For the past two decades, music industry insiders have been gloomily predicting the downfall of the album.

The rise of the internet, Napster and P2P file-sharing, then iTunes and being able to buy tracks individually and the concurrent demise of CD-purchasing, then streaming and playlisting to suit an allegedly attention-span deprived new audience expecting instant gratification… all of these technological mini-revolutions indicated that the album could not last. Even before that, the late ‘70s and ‘80s came with dire warnings from major labels that ‘home taping is killing music’.

However, for reasons that those insiders haven’t quite been able to explain, the idea of the album has proved to be a remarkably versatile one. The whole process of writing, recording, touring and resting, even for the music world’s behemoths like Adele and Justin Bieber, is all predicated around being able to hang everything on the hook of the tried-and-tested studio album release.

Granted, what we understand as an album, and how it has been promoted and marketed, has altered slightly throughout its history. Primarily the domain of jazz artists rather than rock’n’roll stars in the 1950s, the long-playing record was just another part of the range of small range of formats available to an artist, along with the single and the then-very popular EP (extended play).

At some point in the mid-1960s, however, with the rise of The Beach Boys, The Byrds and The Beatles, the LP suddenly came to be seen as the acid test for an artist’s brilliance. With conceptual marvels like Pet Sounds, Sgt. Pepper’s Lonely Hearts Club Band and the Stones’ Sticky Fingers, the full-length studio album became the marker by which a singer or band’s evolution could be tracked.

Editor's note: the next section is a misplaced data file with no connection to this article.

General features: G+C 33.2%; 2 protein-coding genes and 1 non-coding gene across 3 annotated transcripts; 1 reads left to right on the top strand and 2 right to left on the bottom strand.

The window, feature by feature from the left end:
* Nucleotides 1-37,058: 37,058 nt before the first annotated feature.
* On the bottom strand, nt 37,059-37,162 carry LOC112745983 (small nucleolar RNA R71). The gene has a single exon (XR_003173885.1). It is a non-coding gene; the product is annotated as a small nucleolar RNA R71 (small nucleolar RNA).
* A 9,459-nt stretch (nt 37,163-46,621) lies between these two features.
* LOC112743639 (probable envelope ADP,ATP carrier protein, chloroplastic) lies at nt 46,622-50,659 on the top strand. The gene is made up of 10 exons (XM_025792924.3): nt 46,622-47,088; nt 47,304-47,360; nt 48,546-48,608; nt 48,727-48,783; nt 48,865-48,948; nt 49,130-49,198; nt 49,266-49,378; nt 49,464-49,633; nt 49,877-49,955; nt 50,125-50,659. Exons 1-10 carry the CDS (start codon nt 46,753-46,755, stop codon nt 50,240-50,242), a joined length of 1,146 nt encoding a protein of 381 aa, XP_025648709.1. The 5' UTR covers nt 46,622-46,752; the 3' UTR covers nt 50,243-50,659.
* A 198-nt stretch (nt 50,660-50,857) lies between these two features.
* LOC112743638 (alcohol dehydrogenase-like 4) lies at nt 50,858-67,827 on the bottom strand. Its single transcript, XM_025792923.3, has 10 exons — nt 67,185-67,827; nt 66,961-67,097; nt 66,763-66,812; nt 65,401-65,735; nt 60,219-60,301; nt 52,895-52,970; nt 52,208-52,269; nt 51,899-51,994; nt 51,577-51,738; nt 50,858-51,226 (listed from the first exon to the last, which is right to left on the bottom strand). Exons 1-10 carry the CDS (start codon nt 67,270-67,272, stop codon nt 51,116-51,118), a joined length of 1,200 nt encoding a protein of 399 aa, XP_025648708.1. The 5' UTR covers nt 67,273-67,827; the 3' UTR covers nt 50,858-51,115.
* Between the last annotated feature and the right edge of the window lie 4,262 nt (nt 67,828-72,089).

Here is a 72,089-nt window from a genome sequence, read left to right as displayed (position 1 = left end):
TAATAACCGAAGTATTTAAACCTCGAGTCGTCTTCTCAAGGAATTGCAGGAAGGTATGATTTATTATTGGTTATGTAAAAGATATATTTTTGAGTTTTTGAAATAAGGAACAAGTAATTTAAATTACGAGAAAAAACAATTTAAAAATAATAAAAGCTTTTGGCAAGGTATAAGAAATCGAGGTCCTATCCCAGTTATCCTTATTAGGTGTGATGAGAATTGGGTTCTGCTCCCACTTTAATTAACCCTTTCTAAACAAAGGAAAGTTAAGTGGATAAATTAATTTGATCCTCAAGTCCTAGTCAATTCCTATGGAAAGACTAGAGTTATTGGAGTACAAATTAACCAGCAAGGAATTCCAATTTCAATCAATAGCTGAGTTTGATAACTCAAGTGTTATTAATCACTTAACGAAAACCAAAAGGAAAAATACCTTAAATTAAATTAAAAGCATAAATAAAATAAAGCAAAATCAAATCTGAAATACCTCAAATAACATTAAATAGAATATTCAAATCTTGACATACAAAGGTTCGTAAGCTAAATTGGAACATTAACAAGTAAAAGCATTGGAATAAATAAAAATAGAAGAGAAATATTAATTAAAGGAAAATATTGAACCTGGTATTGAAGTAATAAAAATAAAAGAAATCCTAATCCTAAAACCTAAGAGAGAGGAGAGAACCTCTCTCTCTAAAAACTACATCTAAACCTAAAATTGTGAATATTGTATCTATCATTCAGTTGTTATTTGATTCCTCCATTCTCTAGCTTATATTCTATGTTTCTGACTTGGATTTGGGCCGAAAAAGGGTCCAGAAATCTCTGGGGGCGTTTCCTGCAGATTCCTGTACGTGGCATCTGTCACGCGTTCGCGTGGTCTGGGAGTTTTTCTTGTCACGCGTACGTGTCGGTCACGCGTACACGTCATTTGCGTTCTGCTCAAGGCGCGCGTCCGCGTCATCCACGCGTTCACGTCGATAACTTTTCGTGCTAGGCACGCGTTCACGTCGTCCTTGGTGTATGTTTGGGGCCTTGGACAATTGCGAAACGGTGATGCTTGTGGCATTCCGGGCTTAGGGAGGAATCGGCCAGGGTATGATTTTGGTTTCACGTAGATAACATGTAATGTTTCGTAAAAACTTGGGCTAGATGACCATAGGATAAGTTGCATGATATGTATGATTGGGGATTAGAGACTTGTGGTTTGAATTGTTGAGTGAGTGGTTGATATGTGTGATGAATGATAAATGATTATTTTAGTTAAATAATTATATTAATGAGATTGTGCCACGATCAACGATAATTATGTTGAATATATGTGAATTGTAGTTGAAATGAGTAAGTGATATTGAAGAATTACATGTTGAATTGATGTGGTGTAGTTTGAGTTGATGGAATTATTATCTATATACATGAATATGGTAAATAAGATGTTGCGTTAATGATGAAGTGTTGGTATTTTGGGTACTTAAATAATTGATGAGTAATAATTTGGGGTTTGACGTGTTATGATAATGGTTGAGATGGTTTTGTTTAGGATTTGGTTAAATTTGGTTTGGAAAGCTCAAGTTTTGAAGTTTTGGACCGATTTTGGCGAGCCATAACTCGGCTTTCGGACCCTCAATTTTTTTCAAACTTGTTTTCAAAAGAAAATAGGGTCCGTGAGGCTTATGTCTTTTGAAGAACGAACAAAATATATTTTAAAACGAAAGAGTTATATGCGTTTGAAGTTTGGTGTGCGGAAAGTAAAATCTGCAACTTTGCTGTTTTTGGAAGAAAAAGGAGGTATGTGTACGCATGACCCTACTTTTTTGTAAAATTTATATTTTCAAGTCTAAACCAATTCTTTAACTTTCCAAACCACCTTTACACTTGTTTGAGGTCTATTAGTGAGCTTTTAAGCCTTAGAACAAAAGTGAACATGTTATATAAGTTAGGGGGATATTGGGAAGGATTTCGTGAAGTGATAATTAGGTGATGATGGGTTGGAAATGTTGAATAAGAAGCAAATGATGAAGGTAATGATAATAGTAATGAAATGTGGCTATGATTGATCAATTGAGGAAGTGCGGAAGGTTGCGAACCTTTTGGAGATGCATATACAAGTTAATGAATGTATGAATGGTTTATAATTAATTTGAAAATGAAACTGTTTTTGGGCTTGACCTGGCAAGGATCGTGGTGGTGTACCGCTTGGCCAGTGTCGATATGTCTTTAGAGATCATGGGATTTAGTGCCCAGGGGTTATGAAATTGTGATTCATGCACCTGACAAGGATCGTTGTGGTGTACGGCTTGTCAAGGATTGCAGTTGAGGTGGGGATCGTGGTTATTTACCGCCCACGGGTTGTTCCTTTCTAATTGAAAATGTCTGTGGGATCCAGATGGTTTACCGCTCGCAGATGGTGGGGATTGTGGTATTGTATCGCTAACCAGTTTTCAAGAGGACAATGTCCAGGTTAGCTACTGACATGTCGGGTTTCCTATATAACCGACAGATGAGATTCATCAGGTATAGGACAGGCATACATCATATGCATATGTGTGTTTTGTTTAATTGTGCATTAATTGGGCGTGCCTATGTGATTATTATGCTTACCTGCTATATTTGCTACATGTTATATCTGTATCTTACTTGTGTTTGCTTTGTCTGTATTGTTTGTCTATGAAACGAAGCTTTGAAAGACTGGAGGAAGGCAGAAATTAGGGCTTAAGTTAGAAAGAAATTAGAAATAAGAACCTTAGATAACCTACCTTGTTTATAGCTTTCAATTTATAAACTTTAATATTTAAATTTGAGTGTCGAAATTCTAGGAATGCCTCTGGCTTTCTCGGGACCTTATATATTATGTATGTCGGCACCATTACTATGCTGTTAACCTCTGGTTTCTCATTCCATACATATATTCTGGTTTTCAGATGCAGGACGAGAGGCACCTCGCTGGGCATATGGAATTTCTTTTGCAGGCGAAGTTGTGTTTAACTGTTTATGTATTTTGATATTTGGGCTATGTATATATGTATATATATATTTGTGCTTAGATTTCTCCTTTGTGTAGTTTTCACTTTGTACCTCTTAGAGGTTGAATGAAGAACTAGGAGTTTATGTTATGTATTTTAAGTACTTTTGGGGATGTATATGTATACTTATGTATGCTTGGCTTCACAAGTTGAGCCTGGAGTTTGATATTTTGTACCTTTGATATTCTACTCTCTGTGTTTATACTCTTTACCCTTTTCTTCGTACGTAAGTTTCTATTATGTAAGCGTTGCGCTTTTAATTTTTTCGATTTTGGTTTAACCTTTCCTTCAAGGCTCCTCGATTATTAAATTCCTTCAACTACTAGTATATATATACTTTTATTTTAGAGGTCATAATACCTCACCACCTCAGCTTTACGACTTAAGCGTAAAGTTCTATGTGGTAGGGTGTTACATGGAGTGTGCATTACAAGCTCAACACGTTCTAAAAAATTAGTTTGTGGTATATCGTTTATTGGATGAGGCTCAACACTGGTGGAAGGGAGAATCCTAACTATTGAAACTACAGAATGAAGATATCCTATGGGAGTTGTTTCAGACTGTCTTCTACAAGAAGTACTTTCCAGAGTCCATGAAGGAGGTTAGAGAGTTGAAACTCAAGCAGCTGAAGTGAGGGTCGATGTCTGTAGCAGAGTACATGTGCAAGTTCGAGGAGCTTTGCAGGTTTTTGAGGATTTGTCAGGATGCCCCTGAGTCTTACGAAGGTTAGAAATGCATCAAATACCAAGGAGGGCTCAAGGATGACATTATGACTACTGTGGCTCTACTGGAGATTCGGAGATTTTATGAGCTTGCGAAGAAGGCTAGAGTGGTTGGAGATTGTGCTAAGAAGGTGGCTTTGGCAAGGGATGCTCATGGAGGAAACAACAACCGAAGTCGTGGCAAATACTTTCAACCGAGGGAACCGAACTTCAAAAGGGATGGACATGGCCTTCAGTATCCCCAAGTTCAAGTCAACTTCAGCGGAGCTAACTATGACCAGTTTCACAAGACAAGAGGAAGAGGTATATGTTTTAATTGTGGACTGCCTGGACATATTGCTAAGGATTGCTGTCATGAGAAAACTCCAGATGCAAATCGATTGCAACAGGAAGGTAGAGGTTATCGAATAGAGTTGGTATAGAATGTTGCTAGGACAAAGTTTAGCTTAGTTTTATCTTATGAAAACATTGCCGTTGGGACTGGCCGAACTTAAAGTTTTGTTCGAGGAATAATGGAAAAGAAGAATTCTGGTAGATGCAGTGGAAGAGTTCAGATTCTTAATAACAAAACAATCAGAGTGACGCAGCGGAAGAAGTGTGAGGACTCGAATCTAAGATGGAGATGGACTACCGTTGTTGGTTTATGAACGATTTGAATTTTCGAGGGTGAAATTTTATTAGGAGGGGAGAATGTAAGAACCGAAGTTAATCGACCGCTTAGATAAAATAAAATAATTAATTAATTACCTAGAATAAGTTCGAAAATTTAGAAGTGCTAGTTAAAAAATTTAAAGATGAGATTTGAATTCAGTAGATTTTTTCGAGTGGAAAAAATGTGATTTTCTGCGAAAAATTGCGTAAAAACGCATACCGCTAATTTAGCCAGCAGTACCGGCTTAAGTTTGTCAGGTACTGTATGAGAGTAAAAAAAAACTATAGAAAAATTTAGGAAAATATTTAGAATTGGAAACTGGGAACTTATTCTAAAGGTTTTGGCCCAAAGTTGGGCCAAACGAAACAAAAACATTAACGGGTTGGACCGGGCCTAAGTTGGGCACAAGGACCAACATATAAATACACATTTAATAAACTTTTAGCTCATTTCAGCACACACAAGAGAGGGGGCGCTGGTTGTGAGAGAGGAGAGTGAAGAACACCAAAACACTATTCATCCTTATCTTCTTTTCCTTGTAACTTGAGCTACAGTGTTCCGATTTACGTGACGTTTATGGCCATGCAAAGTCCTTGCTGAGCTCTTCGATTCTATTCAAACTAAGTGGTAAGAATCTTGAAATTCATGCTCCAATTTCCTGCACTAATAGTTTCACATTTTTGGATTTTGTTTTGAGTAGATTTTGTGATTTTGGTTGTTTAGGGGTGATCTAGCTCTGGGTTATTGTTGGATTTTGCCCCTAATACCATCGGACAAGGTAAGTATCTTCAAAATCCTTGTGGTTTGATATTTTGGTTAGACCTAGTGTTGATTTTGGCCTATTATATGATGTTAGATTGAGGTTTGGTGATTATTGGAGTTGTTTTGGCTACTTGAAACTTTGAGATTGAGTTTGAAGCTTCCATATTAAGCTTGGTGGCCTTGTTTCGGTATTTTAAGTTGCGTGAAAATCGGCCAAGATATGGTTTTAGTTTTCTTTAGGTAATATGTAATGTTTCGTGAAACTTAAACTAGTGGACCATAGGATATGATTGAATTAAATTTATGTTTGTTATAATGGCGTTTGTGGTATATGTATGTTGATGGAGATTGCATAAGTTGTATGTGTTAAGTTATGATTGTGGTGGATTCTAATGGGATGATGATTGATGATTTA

From that point on, the idea of the album as being a kind of canvas, upon which an artist could make a musical statement or manifesto, has endured to this day, despite the various subsequent innovations that have threatened to disrupt that dominance. Kind of like test matches still are in the world of cricket, despite the money-fuelled surge in Twenty20 games – for its practitioners, the five-day test match (or, in musicians’ cases, the album) is still regarded in the community as the unspoken goal to which to aspire.

Throughout the late Eighties and Nineties, partly to do with the rise of MTV and music videos, an album might have had three, four, or maybe even more singles released from it after its release, when radio airplay held the power of life and death over most records.

That might still be the same in 2018 for some of the biggest artists, but those singles now tend to trail its parent album’s release as teasers, not follow it to boost its longevity in the charts. Although in the digital age, music can now be distributed instantaneously and with little effort or expense for the roll-out – see Eminem’s surprise release Kamikaze for evidence of that - recording an album’s worth of material is still the most economical use of an artist’s time in a studio, or at least more so than recording a succession of stand-alone singles.

The appetite for the album is as strong as ever. We see it in the much-vaunted vinyl revival – we see it in wider culture too, with physical books now making a comeback despite the rise of the e-book and the Kindle. The appetite for the physical, the tactile piece of culture, over the ephemeral or virtual nature of much culture as we experience it in 2018, will never die out entirely.

To that end, and to mark 70 years of the LP, the inaugural National Album Day is to take place, launching at exactly 3:33pm – in order of the 33-and-a-third revolutions of a long-playing record – on Saturday 13th October.

In addition to various listening parties happening across the country, the organisers of National Album Day ask nothing more than you listen to an album of choice, from start to finish, at precisely that time this Saturday.

Happy listening everybody!

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